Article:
Sept., 1883.—Our new factory is now nearly ready for occupation. During the summer we have employed between 140 and 150 hands. Two shorthand writers now take down what your humble servant dictates in regard to business and the matter for the journal, and each one is supplied with one of the latest improved type-writers, for copying the short- hand notes. The new factory is built on to the old one, on the right-hand side of the pic-

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ture, so as to form a sort of wing, or L (see frontispiece), and extends from the old factery

to the gate, seen in the margin of the picture. The trade in implements for bee culture has

been larger than ever before known, and the production cf honey has been correspondingly ‘increased. eae

April, 1884.—Again we are called upon for another edition of our ABC. Since its first issue we have tried to keep it fully up to the times by constant additions and alterations. During this time, over 15,000 copies have been sold in this and other countries, and the de- mand is still unabated. The subscription list of GLEANINGS has swelled, until at the close of last year we had 6388 subscribers. Our general business has also increased since last year, so that, even with the new addition to our factory (a cut of which we take pleasure in showing you in frontispiece), we are crowded for room. We are glad to note the continued improvement and increase in apiculture during the year past, throughout our country, es- pecially in Texas, and also throughout the world; and with this advance in our science we have been pleased to see a correspondingly increased demand for honey.

It may be well to add, that in the preparation of this work I have been greatly indebted to the valuable services of my friend Walter B. House, of Saugatuck, Mich. The Glossary and Index are wholly his work. He has also added many important suggestions in various parts of the body of the book. The valuable item in regard to raising turnips for honey, and turning them under as a soiling crop, was given by him. The article on HONEY-HOUSES was suggested and written by himself, I supposing that, of course, he would know about all kinds of houses. .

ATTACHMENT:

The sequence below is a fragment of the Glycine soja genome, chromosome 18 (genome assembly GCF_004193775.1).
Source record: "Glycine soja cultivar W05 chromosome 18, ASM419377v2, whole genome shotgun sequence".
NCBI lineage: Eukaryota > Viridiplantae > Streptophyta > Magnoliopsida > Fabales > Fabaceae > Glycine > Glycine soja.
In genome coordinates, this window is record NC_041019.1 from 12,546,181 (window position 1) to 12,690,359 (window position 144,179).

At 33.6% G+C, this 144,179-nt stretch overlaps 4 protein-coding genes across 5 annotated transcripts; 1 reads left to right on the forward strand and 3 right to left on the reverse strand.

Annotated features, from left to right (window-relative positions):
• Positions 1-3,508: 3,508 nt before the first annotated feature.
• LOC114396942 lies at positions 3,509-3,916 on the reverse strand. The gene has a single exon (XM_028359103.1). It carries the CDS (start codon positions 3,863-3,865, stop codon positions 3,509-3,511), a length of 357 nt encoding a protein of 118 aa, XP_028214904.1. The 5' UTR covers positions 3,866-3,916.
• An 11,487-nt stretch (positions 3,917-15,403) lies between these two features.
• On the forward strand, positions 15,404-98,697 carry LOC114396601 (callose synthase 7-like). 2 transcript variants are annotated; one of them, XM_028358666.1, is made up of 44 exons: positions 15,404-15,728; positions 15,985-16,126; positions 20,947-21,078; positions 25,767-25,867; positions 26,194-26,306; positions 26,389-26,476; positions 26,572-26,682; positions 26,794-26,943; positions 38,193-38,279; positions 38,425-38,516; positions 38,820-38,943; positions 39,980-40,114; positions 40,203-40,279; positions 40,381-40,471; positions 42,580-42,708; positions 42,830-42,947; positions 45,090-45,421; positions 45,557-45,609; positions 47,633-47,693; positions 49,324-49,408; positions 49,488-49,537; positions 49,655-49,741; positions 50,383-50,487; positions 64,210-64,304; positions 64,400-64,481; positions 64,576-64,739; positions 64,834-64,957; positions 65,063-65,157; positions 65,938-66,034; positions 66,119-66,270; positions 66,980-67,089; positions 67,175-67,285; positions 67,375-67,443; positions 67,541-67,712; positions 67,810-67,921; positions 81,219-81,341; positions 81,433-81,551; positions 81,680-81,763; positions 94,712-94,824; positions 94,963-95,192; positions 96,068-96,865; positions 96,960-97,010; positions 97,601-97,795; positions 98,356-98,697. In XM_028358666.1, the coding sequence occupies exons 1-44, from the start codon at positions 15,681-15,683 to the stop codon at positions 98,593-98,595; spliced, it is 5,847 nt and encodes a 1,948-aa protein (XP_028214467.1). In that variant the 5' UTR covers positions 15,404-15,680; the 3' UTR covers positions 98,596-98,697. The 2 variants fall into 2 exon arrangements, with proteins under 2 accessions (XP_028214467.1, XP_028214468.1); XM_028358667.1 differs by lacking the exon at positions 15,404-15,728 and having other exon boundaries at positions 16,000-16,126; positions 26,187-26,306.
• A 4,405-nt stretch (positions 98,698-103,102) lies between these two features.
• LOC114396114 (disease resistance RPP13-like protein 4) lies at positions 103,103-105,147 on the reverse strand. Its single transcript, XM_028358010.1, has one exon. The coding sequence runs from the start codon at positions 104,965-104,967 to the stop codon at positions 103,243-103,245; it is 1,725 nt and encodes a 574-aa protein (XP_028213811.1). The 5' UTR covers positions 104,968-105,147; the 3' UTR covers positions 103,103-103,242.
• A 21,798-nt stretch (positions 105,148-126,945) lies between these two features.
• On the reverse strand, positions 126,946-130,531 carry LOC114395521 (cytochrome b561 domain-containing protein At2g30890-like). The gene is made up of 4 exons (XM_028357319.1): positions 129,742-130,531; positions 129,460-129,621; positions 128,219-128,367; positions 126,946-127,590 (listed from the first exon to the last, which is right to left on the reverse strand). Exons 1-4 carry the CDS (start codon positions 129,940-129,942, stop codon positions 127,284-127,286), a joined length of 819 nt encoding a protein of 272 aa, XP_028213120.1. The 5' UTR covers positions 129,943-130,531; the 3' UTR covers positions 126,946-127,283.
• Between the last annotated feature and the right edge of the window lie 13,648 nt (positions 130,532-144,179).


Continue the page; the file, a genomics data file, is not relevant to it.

One of-the lady clerks in our office, who has been helping us in the business almost from its infancy, has written the following lines, suggesting the growth of what was, not long ago, but a grain of mustard seed. It was written to be read at the dedication of our new factory, mentioned above.

When Novice first began to tell Some facts about the bee,

The story pleased the folks so well,

T’ll edit it,” said he.

The GLEANINGS of ten years ago Was small; and placed beside

The GLEANINGS of to-day, doth show How great has been its stride.

Though ‘‘ Barney was a novice then, And ‘“‘ Boss” was typo too,

And wrote his copy with a pen, Still GLEANINGS lived and grew.

And when the windmill ruled the day, And sometimes rather failed,

The foot-press often came in play, That GLEANINGS might be mailed.

All hands were called to come and fold When GLEANINGS went to press;

And paper day, in times of old, Was one of pasty mess.

When the type-writer’s click was heard, The pen was putin rack;

The windmill flew off like a bird, An engine took the track.

Subseriptions came and brought good will,

And business multiplied;

Our Homes made GLEANINGS stronger still:

’, T was on the Savior’s side.

And we have garnered golden sheaves, Which steady grew in store,

Which, in the A BC book, make Us rich in bee-man’s lore.

The busy little engine steamed, And puffed both night and day;

For orders, more than we had dreamed, Poured in from far away.

Two busy years went flitting by, And found our space too sma!l; So then we built a factory We thought would hold us all.

While our new engine, stately, strong, Its shaft of belting moved,

Which made the buzz-saws hum their songs,

While cutting out their grooves. While from our large new printing-press, Which filled so well its place, Came GLEANINGS forth in its new dress,— Twas worn with smiling face.

Her ‘“‘ Heads of Grain ’’ were full indeed; Her *“‘ Blasted Hopes ”’ were small;

Because success would write with speed; But failure, searce at all.

The boys and girls wrote letters too, To say that ‘* Pa keeps bees;”’ Until a barrowful they grew, And yet they did not cease.

So JUVENILE came on behind, To carry them along,

Impelled by aid of Hasty mind, It soon grew large and strong.

But, oh! the factory is too small— With joy we build again;

We now behold the rising wall, Built up by busy men.

And then the cheerful buzz of biz Will fill the new wing too.

And Novice’s contented phiz A broader field will view.

And at the sacred hour of noon, Ten golden minutes spend,